Malkin reports that 83 members of Congress have so far “signed a letter demanding ‘thorough examination at every level’ of these terroristic crimes and threats – that will be sent to Attorney General Eric Holder. … And I can tell you there’s much more in the works. At every level,” she reported.
A recent report in Politico reveals that the Obama campaign is building an unprecedented database to pinpoint target potential voters, allowing the campaign to tailor messages directly to them.
The opening paragraphs describe a breath taking operation now underway: “On the sixth floor of a sleek office building here, more than 150 techies are quietly peeling back the layers of your life. They know what you read and where you shop, what kind of work you do and who you count as friends. They also know who your mother voted for in the last election.
“The depth and breadth of the Obama campaign’s 2012 digital operation – from data mining to online organizing – reaches so far beyond anything politics has ever seen, experts maintain, that it could impact the outcome of a close presidential election,” Politico reports. “It makes the president’s much-heralded 2008 social media juggernaut – which raised half billion dollars and revolutionized politics – look like cavemen with stone tablets.”
Though we’ve reported this to you before, it bears repeating.
The United Nations desperately wants to impose an Internet tax that would target giant web content providers like Google, Facebook, Apple, Netflix and others. The result, say some, would cripple these providers’ ability to reach users in developing nations.
According to CNet, “The (leaked) European proposal, offered for debate at a December meeting of a U.N. agency called the International Telecommunication Union, would amend an existing telecommunications treaty by imposing heavy costs on popular websites and their network providers for the privilege of serving non-U.S. users, according to newly leaked documents.”
Apple’s Worldwide Developers Conference in San Francisco kicks off June 11, and anticipation has been running high among tech watchers that Apple will make significant announcements to its product line.
What to expect? Rumor has it that Mac will announce renovations and major product updates to its line of computers, a new operating system (Mountain Lion, anyone?), iPhone iOS6 integration with Facebook, a new 3-D map app, and much more, including Siri’s move to iPad, and the vaunted HD Apple TV!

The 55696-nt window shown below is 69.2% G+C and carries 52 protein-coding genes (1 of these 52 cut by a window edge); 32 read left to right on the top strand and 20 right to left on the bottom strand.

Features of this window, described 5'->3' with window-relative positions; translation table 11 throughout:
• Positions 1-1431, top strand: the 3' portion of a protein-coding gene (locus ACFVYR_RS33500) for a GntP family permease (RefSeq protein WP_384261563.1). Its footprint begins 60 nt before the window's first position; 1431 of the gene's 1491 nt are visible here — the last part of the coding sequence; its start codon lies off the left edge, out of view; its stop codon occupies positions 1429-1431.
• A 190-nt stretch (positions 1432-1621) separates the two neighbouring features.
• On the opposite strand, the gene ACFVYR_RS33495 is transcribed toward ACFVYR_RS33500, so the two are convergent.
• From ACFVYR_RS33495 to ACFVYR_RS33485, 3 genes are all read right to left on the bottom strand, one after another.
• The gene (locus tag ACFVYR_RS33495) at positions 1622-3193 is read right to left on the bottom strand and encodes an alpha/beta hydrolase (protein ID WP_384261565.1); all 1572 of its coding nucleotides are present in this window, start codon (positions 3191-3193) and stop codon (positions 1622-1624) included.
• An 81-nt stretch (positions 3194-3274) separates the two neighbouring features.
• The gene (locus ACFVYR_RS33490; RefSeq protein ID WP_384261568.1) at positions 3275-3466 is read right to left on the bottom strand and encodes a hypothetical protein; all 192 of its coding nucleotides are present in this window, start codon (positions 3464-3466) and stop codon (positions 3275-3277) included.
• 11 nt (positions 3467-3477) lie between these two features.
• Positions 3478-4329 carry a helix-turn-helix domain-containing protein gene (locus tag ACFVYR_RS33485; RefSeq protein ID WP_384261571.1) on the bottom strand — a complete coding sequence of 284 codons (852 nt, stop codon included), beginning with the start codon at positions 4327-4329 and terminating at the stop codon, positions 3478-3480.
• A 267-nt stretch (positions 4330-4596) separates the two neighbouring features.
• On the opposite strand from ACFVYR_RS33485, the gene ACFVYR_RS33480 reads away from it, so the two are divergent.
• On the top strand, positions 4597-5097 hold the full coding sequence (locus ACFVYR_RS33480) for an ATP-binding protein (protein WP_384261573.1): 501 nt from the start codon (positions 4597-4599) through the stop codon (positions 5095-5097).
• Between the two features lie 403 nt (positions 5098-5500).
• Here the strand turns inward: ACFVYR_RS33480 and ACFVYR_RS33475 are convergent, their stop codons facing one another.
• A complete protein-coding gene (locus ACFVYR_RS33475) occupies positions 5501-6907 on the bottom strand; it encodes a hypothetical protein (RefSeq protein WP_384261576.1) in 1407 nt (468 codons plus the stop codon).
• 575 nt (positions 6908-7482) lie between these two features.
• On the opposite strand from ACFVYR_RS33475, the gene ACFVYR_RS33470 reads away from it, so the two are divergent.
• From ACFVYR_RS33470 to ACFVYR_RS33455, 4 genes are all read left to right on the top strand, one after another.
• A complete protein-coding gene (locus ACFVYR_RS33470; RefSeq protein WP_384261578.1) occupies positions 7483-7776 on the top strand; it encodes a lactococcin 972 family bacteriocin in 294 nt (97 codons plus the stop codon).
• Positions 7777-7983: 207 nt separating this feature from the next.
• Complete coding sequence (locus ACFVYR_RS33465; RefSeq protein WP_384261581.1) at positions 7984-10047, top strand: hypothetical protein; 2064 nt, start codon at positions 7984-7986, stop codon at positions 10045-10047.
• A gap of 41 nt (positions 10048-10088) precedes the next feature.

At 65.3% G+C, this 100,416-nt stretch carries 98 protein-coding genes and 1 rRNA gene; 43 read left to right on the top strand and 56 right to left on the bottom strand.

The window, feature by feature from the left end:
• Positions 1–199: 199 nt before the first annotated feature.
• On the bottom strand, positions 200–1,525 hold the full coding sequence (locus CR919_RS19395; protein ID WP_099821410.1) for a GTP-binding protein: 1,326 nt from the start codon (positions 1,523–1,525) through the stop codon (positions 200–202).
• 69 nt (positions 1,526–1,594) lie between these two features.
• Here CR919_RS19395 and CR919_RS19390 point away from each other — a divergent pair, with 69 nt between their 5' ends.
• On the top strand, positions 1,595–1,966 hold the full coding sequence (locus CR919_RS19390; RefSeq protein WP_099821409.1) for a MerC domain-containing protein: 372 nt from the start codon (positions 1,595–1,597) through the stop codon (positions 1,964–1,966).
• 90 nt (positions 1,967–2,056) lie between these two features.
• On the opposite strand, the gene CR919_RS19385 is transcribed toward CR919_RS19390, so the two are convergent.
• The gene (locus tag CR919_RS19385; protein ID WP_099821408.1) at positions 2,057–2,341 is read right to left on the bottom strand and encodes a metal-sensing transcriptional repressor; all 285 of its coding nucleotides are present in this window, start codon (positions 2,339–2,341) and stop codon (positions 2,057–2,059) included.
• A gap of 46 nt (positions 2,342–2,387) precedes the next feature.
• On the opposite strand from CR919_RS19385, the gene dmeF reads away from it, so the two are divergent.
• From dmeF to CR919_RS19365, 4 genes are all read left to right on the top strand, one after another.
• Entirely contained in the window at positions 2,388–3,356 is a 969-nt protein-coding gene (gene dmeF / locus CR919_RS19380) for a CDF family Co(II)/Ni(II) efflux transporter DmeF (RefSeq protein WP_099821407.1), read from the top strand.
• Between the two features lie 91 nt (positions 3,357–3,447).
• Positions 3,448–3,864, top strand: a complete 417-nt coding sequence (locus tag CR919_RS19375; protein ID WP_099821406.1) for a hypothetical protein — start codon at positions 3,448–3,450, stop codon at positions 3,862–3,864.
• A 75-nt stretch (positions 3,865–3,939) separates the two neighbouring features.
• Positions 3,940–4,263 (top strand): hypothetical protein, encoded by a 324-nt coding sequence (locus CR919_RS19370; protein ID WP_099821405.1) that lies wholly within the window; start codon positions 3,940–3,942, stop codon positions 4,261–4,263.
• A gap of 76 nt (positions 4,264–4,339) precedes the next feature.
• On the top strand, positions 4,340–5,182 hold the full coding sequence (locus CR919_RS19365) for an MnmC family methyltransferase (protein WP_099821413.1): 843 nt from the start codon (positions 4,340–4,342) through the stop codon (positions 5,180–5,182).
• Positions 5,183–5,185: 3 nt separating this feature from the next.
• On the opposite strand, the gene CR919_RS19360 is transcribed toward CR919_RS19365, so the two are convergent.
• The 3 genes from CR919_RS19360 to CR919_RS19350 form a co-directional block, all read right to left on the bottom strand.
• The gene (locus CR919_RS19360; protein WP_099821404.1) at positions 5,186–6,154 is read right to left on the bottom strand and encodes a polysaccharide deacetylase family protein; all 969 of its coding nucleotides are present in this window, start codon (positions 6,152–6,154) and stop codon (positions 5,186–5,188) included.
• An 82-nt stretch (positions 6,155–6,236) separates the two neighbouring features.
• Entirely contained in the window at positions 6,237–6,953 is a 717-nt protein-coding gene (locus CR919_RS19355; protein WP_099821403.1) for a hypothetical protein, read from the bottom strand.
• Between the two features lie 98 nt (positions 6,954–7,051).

Several suicides in 2011 at Foxconn, the mammoth Chinese factory that manufactures much of Apple’s liquid crystal displays for its iPhones, shined a spotlight on the company’s inhumane working conditions. It appears living conditions haven’t gotten much better, as dozens of Foxconn workers were arrested last week after rioting at their off-work dormitories. More details here.
The Facebook App Center rolled out last week, giving FB users one-stop shopping portal for some 600 apps, some paid, many free. Find it on the Web, Apple’s iOS and Google’s Android operating systems. Here’s more info on finding and downloading the applications. Screencast too.
But a working group at the standards-setting World Wide Web Consortium says Do Not Track should be turned on only if the user wants to do so. The battle rages on.
Do Not Track gives you the capability of preventing advertisers from following your digital online footprints across the Internet.
Silver-haired and socially networked!
For the first time ever, more than half of senior citizens age 65-plus are going online every day.
According to the Pew Internet and American Life Project, 53 percent of Americans age 65 or older communicate via the Internet, with 70 percent accessing the Internet on an average day. Nearly half use e-mail. Social networking sites? Not so much. But that number is growing.